Mobile Optimization Initiative: Switching Retailers Onto Checkoutless Commerce
Traffic to e-commerce websites has flipped onto mobile — 71 percent of all visits in the U.K. are from a mobile device, according to IMRG — yet conversion rates and revenue aren’t keeping pace. Customers are busy, seeking the fastest way to make a purchase when buying on mobile, and cart abandonment often happens at the checkout stage. At Gene, we are continually helping retailers optimize their e- commerce experience, so we decided to find out more about the current payment landscape in the U.K. on mobile retail sites.
As part of the Mobile Optimization Initiative, we have carried out an extensive study into the take-up of “checkoutless” commerce in the U.K. This is where payment methods integrated on a site allow customers to transact before the conventional checkout stage, speeding up and simplifying the buying journey and encouraging conversions.
Don’t leave mobile payment innovations in the basket
People have become accustomed to the slick and friction-free mobile experience of Airbnb, Uber, and Deliveroo. When they shop with retailers on mobile and need to type their payment details on fiddly forms to make a purchase, frustration inevitably follows.
It doesn’t have to be like this. In the Mobile Optimization experiments, we’ve already shown that adding a PayPal Express button to the mini-cart can significantly boost RPV by simplifying payments. Logically we should also see a boost by leveraging other opportunities and technology to make paying on mobile simple and convenient, where consumers can transact before the conventional checkout stage. Integrating digital wallets such as PayPal Express, Amazon Pay, Apple Pay, and Google Pay on the product detail and basket pages removes the need for customers to enter their details each time. This checkoutless process also reduces the average number of touches required to complete a mobile transaction from 80 to two.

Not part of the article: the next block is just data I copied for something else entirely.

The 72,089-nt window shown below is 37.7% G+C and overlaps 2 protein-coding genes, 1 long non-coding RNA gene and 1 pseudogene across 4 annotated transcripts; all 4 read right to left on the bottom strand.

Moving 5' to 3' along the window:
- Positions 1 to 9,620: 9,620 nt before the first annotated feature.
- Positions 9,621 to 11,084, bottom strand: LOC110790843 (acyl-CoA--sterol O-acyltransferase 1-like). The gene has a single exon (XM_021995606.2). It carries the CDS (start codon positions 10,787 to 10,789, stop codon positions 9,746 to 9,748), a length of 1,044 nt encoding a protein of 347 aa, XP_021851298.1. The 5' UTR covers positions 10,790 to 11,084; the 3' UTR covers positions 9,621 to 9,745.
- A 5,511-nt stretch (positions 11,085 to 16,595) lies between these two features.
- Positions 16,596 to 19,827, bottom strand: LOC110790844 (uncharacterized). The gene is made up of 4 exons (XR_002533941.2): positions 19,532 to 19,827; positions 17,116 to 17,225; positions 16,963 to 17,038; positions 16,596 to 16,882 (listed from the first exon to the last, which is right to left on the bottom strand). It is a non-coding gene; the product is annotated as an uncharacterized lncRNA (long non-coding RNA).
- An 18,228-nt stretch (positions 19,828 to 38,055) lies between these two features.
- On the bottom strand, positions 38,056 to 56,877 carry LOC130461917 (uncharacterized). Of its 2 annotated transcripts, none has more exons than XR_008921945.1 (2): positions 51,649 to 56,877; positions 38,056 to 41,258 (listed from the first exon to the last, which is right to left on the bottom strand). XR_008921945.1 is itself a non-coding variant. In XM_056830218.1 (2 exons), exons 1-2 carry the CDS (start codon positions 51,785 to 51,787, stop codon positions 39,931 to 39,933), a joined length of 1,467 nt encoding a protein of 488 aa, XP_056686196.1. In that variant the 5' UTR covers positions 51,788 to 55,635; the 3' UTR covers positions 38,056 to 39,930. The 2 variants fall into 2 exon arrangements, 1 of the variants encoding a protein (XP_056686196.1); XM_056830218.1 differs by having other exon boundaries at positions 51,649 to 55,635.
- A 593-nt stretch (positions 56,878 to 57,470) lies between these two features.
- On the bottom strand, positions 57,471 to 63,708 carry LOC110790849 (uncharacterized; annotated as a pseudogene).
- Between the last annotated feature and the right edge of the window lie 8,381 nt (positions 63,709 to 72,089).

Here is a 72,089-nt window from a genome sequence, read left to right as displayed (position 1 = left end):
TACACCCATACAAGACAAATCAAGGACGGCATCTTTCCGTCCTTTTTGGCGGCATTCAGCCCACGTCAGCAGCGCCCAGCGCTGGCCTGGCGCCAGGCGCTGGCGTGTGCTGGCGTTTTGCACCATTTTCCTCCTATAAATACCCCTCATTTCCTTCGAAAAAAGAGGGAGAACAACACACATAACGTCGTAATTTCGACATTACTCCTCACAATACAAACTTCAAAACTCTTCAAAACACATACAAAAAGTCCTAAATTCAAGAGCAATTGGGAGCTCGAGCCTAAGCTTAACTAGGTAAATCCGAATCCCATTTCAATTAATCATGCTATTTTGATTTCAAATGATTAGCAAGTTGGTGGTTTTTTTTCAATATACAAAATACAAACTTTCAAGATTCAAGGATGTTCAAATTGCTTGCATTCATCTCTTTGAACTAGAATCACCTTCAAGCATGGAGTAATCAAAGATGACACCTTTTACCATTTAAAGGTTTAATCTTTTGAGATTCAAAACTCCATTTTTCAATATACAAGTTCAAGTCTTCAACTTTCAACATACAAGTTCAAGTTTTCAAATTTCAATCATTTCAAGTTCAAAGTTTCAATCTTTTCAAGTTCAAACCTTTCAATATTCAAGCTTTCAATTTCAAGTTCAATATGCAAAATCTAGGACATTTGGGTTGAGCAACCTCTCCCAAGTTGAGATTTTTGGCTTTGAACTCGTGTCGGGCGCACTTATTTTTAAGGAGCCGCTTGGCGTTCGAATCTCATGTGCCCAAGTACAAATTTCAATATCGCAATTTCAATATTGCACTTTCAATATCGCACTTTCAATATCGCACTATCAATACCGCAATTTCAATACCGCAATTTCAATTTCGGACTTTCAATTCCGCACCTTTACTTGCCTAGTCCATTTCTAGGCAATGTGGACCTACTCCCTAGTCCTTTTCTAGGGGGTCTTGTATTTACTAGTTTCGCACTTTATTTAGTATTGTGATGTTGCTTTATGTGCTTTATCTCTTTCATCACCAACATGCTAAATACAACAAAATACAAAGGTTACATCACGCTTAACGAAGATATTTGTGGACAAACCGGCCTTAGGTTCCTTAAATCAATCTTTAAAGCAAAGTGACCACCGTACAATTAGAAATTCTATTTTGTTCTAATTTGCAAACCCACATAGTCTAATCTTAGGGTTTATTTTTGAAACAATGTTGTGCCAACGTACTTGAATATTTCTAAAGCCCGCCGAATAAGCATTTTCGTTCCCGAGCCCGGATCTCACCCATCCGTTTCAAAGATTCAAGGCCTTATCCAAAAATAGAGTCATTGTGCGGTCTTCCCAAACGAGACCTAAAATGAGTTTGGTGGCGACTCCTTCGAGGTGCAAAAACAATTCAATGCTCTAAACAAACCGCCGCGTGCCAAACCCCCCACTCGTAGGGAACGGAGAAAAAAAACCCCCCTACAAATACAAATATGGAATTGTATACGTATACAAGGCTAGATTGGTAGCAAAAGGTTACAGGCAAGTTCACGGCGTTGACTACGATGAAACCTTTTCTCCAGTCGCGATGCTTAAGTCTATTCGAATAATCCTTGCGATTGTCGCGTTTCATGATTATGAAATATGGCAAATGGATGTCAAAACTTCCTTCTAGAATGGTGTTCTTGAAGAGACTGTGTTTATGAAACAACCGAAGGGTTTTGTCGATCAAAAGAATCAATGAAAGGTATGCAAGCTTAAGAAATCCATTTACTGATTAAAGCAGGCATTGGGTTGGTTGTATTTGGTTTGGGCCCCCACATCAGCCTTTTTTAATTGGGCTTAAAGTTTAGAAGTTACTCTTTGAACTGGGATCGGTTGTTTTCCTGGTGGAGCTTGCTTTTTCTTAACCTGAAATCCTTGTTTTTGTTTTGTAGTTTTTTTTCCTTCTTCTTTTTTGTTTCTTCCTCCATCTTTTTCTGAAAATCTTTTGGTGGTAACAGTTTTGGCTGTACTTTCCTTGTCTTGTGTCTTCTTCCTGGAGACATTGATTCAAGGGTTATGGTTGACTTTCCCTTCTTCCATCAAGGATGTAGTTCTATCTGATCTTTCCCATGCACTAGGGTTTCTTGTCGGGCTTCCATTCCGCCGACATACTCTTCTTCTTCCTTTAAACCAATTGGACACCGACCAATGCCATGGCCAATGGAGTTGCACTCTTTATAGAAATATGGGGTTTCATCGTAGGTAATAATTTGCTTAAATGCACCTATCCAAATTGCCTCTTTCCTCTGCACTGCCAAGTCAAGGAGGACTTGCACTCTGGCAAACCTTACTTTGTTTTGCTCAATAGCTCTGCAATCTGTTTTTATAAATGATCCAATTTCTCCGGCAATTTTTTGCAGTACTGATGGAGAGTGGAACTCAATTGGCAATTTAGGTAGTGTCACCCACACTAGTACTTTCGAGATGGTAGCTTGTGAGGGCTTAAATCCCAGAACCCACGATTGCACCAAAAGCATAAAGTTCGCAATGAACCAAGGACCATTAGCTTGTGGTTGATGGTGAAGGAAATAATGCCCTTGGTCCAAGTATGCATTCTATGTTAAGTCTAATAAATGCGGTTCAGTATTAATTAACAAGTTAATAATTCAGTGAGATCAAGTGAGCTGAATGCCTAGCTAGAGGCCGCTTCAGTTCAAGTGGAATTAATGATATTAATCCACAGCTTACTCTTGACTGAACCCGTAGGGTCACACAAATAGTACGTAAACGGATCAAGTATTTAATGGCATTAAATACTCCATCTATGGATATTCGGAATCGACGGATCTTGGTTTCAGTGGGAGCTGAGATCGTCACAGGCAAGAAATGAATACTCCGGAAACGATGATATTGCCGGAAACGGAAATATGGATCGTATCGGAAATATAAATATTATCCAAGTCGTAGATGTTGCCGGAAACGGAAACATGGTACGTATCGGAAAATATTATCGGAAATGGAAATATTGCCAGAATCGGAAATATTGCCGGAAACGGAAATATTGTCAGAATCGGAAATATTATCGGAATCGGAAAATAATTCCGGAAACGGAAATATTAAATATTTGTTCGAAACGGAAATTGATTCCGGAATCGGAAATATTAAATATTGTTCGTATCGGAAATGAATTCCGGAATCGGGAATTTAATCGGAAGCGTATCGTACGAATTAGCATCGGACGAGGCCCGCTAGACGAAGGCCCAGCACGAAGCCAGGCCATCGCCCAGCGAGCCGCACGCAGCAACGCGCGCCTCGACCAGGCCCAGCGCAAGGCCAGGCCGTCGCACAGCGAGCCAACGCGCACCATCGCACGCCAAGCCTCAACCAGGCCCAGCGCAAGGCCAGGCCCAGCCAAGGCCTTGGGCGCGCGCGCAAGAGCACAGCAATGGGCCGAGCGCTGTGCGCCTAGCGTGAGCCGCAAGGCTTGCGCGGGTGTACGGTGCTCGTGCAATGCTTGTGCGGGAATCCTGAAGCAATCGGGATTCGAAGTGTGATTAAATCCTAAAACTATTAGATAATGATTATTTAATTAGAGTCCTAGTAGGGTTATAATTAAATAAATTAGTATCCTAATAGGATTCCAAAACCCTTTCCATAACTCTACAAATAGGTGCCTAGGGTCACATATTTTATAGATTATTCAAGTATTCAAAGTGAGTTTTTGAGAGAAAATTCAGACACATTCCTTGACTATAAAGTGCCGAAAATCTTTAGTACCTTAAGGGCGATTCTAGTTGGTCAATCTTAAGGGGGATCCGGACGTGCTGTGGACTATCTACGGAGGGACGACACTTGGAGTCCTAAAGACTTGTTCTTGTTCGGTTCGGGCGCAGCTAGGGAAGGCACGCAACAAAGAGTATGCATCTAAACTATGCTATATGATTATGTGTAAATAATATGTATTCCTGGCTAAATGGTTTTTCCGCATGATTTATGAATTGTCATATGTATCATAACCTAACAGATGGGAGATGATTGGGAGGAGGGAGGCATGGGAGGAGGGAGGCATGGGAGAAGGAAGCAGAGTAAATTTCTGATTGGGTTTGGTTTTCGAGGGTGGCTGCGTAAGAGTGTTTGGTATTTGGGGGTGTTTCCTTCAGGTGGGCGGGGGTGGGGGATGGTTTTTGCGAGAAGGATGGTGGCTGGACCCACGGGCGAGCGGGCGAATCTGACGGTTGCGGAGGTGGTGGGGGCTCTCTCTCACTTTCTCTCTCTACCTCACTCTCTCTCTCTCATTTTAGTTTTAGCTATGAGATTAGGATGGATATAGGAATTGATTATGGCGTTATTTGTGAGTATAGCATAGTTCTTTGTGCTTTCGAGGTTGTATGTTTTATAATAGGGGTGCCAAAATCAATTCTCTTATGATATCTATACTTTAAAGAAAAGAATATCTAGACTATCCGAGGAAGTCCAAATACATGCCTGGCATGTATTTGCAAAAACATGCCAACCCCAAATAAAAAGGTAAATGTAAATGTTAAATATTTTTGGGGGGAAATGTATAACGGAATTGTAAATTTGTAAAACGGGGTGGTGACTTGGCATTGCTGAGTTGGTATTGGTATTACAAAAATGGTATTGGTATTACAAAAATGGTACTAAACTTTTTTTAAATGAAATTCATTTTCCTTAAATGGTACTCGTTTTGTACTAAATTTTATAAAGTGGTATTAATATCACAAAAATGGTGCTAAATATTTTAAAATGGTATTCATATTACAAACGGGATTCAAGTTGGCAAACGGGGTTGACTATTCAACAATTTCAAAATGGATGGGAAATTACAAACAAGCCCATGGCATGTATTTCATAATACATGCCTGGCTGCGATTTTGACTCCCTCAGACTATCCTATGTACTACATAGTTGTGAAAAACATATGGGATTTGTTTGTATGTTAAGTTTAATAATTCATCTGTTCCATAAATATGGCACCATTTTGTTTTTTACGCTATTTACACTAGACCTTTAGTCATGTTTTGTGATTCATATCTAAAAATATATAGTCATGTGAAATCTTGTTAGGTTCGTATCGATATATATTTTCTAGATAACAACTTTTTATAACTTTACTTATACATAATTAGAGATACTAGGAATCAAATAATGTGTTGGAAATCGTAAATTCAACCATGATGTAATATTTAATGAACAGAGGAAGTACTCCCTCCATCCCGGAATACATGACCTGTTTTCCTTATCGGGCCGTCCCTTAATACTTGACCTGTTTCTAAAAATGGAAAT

For our inaugural annual report, we examined take-up of the most popular digital wallets — PayPal, Amazon Pay, Apple Pay, and Google Pay — and the resulting customer experience. The mobile websites of the top 250 U.K. retailers were analyzed, and we also looked at how the top brands perform in specific sectors: grocery, fashion, sport, and homewares.
Checking out who’s checkoutless — and why it matters
Our research revealed that checkoutless commerce is yet to become mainstream in the U.K., with over two-thirds of retailers (70 percent) failing to offer any means of paying for a purchase before the conventional checkout stage.
Of those brands that do provide checkoutless payment methods, the most popular is PayPal Express which is offered by 84 percent. This high level of integration is revealing, if not surprising. Merchants may choose to provide PayPal Express as they know it enables conversion, and consumers feel confident with a familiar, trusted brand that operates a simple redress service. The same rationale could apply to the popularity of Amazon Pay, which is offered by 26 percent of retailers.
We also found that Apple Pay and Google Pay have not yet been widely adopted. Offering a device-specific wallet would seem a good way to connect with specific market segments. However, some banks have been slow to integrate the technology, which is reflected in the low take-up.
Digging deeper into digital wallet use
When we examined the availability of the four major digital wallets at any stage of the payment process, we again found PayPal to be the most popular, offered by 86 percent of the 250 retailers studied. Despite its extensive deployment, only 29 percent were using PayPal’s Express function correctly on the product or basket page. This implies a possible lack of understanding of its functionality as a checkoutless payment method.